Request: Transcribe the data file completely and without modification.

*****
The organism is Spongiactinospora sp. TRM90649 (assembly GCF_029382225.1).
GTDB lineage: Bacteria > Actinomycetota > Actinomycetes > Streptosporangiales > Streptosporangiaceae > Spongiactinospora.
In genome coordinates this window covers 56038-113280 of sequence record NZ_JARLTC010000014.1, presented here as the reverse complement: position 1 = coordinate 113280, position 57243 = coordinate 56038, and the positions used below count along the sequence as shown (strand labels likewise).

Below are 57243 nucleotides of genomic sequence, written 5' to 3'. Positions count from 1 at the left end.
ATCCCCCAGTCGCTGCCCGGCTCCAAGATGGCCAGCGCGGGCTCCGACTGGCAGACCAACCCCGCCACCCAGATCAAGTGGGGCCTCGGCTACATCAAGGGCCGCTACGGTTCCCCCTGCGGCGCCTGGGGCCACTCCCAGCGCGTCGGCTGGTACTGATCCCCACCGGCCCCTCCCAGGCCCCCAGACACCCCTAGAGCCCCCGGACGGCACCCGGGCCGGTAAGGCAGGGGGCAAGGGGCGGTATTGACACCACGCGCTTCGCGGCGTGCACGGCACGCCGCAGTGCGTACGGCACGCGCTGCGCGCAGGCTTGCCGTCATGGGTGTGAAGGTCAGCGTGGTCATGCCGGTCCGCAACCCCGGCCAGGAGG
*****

The organism is Spongiactinospora sp. TRM90649 (assembly GCF_029382225.1).
GTDB lineage: Bacteria > Actinomycetota > Actinomycetes > Streptosporangiales > Streptosporangiaceae > Spongiactinospora.
In genome coordinates this window covers 56038-113280 of sequence record NZ_JARLTC010000014.1, presented here as the reverse complement: position 1 = coordinate 113280, position 57243 = coordinate 56038, and the positions used below count along the sequence as shown (strand labels likewise).

Below are 57243 nucleotides of genomic sequence, written 5' to 3'. Positions count from 1 at the left end.
ATCCCCCAGTCGCTGCCCGGCTCCAAGATGGCCAGCGCGGGCTCCGACTGGCAGACCAACCCCGCCACCCAGATCAAGTGGGGCCTCGGCTACATCAAGGGCCGCTACGGTTCCCCCTGCGGCGCCTGGGGCCACTCCCAGCGCGTCGGCTGGTACTGATCCCCACCGGCCCCTCCCAGGCCCCCAGACACCCCTAGAGCCCCCGGACGGCACCCGGGCCGGTAAGGCAGGGGGCAAGGGGCGGTATTGACACCACGCGCTTCGCGGCGTGCACGGCACGCCGCAGTGCGTACGGCACGCGCTGCGCGCAGGCTTGCCGTCATGGGTGTGAAGGTCAGCGTGGTCATGCCGGTCCGCAACCCCGGCCAGGAGG